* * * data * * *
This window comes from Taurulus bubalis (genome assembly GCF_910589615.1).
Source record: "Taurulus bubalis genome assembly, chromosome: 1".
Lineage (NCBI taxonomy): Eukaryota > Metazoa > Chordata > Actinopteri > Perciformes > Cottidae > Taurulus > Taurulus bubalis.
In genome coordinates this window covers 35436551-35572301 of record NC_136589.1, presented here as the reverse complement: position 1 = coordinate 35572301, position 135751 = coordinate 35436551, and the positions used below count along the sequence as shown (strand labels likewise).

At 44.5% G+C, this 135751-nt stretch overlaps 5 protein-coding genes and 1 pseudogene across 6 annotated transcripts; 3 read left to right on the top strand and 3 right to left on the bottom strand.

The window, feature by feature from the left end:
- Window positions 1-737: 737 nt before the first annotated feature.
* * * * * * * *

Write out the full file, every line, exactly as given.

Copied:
This window comes from Taurulus bubalis (genome assembly GCF_910589615.1).
Source record: "Taurulus bubalis genome assembly, chromosome: 1".
Lineage (NCBI taxonomy): Eukaryota > Metazoa > Chordata > Actinopteri > Perciformes > Cottidae > Taurulus > Taurulus bubalis.
In genome coordinates this window covers 35436551-35572301 of record NC_136589.1, presented here as the reverse complement: position 1 = coordinate 35572301, position 135751 = coordinate 35436551, and the positions used below count along the sequence as shown (strand labels likewise).

At 44.5% G+C, this 135751-nt stretch overlaps 5 protein-coding genes and 1 pseudogene across 6 annotated transcripts; 3 read left to right on the top strand and 3 right to left on the bottom strand.

The window, feature by feature from the left end:
- Window positions 1-737: 737 nt before the first annotated feature.